• NA brands: 
      • 43% in Caribbean (up small YoY), 14% in Europe (same as last year)
      • Pricing lower at similar YoY occupancy
    • EAA brands:
      • Pricing is lower at slightly lower occupancy (ex Costa)
      • Pricing for European itineraries lower YoY and slightly higher for other itineraries
      • 61% in Europe
      • Costa's occupancies have caught up with last year but at lower pricing
  • 1Q13 Outlook
    • Fleet-wide:  slightly lower prices on lower occupancy 
    • Capacity +4.1%: 2.5% NA and 5.1% in EAA
    • NA brands:
      • 65% in Caribbean (flat YoY), 13.5% in Asia Pacific (+2.5% YoY)
      • Slightly lower occupancy and lower pricing
    • EAA brands:
      • 24% in Europe (vs. 19% in '12); 18% in Caribbean (vs. 22% in '12), 24% in Asia Pacific (vs. 21% in '12);  and 19% in SA (unch'd)
      • EAA occupancies are slightly lower but pricing is slightly higher (ex Costa)
      • Caribbean and South America pricing and slightly higher than a year ago with Europe and Asia-Pacific pricing lower

  • 2Q13 Outlook
    • Expect fleetwide higher YoY net revenue yields for both NA and EAA brands driven by easy comps
    • Currently local currency pricing is slightly lower and occupancies are running behind year ago levels
    • Capacity +3.2%: 2.3% for NA and 5% for EAA 
    • NAA brands:
      • pricing & occupancy slightly lower 
      • 53% in Caribbean (vs. 56%); 13% in Asia Pacific (vs. 10%)
      • Caribbean pricing is slightly higher than a year ago Asia-Pacific is lower than a year ago prices for all other brand and itineraries taken together are lower than a year ago
    • EAA brands: 
      • 59% in Europe (vs 53%); 
      • EAA pricing for European itineraries are lower than a year ago but flat for all other itineraries at lower occupancies
  • AIDA Stella will be delivered in March 2013
  • Late May 2013 they will take delivery of the Royal Princess (3600 lower berths - 4,100 passenger capacity)
  • 4.1% increase in fleetwide capacity in 2013
    • 1.1% in Q1, 3.2% in 2Q, 3.8% in Q3 and 2.4% in 4Q
    • NA: 3.3%;  EAA: 2.8%
    • Growth in German market; slight decline in UK and other European capacity; Australia and Asia capacity will be up 8.5%



  • Broadly speaking, to keep demand going, they have had and should continue to have heavy promotional spending. That's been working for them and it obviously depends on the brands.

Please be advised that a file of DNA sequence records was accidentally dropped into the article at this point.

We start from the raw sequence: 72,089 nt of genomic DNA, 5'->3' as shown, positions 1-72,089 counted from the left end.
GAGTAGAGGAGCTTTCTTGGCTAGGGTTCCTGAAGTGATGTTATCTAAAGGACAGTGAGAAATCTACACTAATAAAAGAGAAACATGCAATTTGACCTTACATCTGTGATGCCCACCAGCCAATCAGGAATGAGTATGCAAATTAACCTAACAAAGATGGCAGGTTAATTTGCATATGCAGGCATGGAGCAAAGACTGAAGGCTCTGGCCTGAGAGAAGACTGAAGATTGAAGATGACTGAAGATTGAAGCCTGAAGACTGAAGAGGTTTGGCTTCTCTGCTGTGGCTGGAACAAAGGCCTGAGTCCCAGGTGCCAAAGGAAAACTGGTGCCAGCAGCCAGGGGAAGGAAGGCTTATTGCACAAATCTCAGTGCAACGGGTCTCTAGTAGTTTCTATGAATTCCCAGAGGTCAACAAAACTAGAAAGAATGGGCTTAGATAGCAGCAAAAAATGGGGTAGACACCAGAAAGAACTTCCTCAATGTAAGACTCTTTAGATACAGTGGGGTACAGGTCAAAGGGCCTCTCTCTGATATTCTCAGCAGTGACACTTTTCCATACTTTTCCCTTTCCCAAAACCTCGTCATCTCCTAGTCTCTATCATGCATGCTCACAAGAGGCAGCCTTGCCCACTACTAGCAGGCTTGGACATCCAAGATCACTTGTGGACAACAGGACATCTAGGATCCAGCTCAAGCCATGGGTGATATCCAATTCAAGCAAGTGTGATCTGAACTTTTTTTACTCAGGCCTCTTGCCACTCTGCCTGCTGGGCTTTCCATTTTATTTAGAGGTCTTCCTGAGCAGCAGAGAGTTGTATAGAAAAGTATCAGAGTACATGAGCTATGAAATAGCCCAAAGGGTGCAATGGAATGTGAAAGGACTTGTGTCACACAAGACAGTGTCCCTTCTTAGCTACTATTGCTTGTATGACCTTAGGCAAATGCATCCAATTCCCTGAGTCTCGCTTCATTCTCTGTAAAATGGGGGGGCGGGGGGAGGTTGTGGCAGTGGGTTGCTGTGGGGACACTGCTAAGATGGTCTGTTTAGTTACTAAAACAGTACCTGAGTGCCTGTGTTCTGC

• For some brands the booking curve is still close in. More recently there has been some evidence of the booking curve pushing out. However, the booking curve still remains close in.
  • Costa: Beyond 2Q13 they are looking for both price and occupancy increases. A good chunk of what they lost was occupancy though, because they lost all of WAVE season bookings and they didn't come back for some time. Occupancy drop was over 11% and 6% in the 2Q and 3Q period and 5% for the whole year. They are virtually flat on occupancy in 4Q12.
  • How much of a drag was Costa in 2012? 
    • On the March call, they reduced their earnings by $500MM because of Costa and expected Costa to lose $100MM in 2012.  Things turned out a little bit better than that
  • Onboard spend:  Onboard was up a little over 3% excluding Costa on both sides of the Atlantic.  It was up ~2-3% in the 1H12 and had forecasted about 2% in 3Q on a normalized basis.  Had a couple credits from the 4Q11 last year so onboards will look more flattish to down next Q.  Bar, casino, and shop categories all reported increases.
  • Dividend?  In 2012, they don't have a huge amount of FCF. They will continue to opportunistically repurchase share. As excess FCF increases they will then think about dividends.  Special dividends are not high on their consideration list for this year. 
  • UK and Germany have held up better than expected over the last two quarters.  Italy and especially Spain have had a harder time.
  • Impact from volatility in the Middle East? They have had some itinerary port cancellations.  They have less than 10% of their capacity in those ports and most of the cruises already occurred. Other than that, they just have one small ship in the Red Sea.
  • It's tough to make a call on how WAVE season 2013 in Europe will go.  They have a very easy comp though so that helps. They will have a better sense later in the 4Q. Feel optimistic. 
  • They are expecting solid profitability for Costa in 2013.  They are going to have 3 less ships than what they had in 2011 - so they will not get back to where they were in 2011 revenue wise.
  • When you look at 4Q, there will be a big QoQ decrease in onboard and other, and net passenger revenue will be more flattish to 3Q overall. They had some one time items last 4Q. They did need to sell at lower prices to get to flat occupancies at Costa.